It is believed that one of the ancient wonders of the world – The Hanging Gardens
of Babylon were actually based on Hydroponics
The modern version of an ancient concept
Literal translation from Greek -
Hydro = Water & Ponos = Working
Now an intensive way of farming without soil.
Some of the main strengths:
No need to fertilise fields
No need for expensive mechanical implements to work the soil – Lower Carbon Footprint
No need to rotate crops
More effective disease control
No soil borne pests and diseases
Virtually no weeds
Tendency towards uniform results
Crops are grown in a controlled environment
Larger yields – up to 100 x Field-Yield
Less vulnerable to adverse climatic conditions
Vastly reduced water consumption < 10%
Better control over the plant growth
Some of the weaknesses:
High start-up costs (relative)
Requires specialised knowledge to operate
Dependent on reliable electricity source
In severe storms the greenhouses may get damaged-instead of just the crop. But-
There are engineering innovations to minimize these risks.
Types of Hydroponic technology
Gravel Nutrient Film (GFT) Crops are ‘planted’ into shallow layers of gravel. The gravel
holds the roots and prevents evaporation.
Deep-Water/Raft Systems Crops grown at high density in “rafts” floating in tanks of
Nutrient Film Technology
Crops are ‘planted’ into plastic ‘channels’ of gutters where the roots hang freely
in a shallow layer of water.
Why the necessity and urgency to introduce
Hydroponics into the mainstream food
Production in Africa?
With the dwindling water resources, vast areas of in arable land and persistent adverse
weather conditions, added to rapid population growth and urbanisation.......
Africa as a whole is fast losing the battle to maintain Food Security.
Only sophisticated Agricultural Production methods can address that problem!
The various Hydroponics and Greenhouses are designed to use water as efficiently as
For, up to 100 times the field-yield on certain crops, less than 10% of the water
usage is needed.
Only the water absorbed by the plants is used. Water – saving features:
No dissipation of water into surroundings
Drastically reduced evaporation losses
Water is continuously re-cycled & re-used
Evaporated water can be condensed inside the greenhouse and sent back into the system.
Electricity & Energy – saving features:
Gravity feed the systems
Solar Panels can provide sufficient power to operate the systems.
LED and DC systems avoid inverter losses
Solar heating and thermal ballast is used
Natural ventilation and cooling methods are used where possible
The next logical step in technology, also with ancient roots.
It is said that the ancient roots of Aquaponics were in China, when rice farmers
noticed that there was in improvement in their crop performance when there were Carp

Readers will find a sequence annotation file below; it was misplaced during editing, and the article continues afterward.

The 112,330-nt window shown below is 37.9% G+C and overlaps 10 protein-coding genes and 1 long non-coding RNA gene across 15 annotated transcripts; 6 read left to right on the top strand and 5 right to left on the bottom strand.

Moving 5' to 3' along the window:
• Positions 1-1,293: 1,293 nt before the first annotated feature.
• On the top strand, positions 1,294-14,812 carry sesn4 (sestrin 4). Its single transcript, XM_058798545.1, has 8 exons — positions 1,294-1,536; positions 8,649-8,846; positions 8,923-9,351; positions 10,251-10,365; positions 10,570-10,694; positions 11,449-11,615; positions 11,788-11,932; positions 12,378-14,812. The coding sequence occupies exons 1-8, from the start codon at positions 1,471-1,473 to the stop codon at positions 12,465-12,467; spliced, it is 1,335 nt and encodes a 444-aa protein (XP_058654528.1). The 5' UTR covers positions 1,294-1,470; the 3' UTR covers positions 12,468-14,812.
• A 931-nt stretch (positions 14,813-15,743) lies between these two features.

or Catfish present in their irrigation canals.
It took many centuries, and only relatively recently was there a handful of practitioners
and scientists who explored the subject, and started quantifying it to begin the
commercial use of this ancient practise.
Aquaponics is the combination of Aquaculture and Hydroponics, in a symbiotic relationship.
The effluent from the fish production part, is a perfect source of fertilizer for
the plant production part, and the plant production is an efficient filtration system.
The technical reality of commercially exploiting this rather ‘simple’ system is far
more complex than one would like to believe. Even though there are many enthusiasts
whose systems have produced very well, without the sound understanding to the principles
and the science behind it, the successes are likely to be erratic, and the systems
do not run at their full potential.
Brief explanation of the concept.
Aquatic animal effluent (for example fish waste) accumulates in water as a by-product
of keeping them in a closed system or tank (for example a re-circulating aquaculture
system).The effluent rich water becomes high in plant nutrients but this is correspondingly
toxic to the aquatic animal.
Plants are grown in a way (for example a hydroponic system) that enables them to
utilize the nutrient rich water. The plants absorb the nutrients, reducing or eliminating
the water’s toxicity for the aquatic animals.
The water now clean is returned to the aquatic animal environment and the cycle continues.
Aquaponic systems do not discharge or exchange water. The systems rely on the natural
relationship between the aquatic animals and the plants to maintain the environment.
Water is only added to replace water loss from absorption by the plants or evaporation
into the air.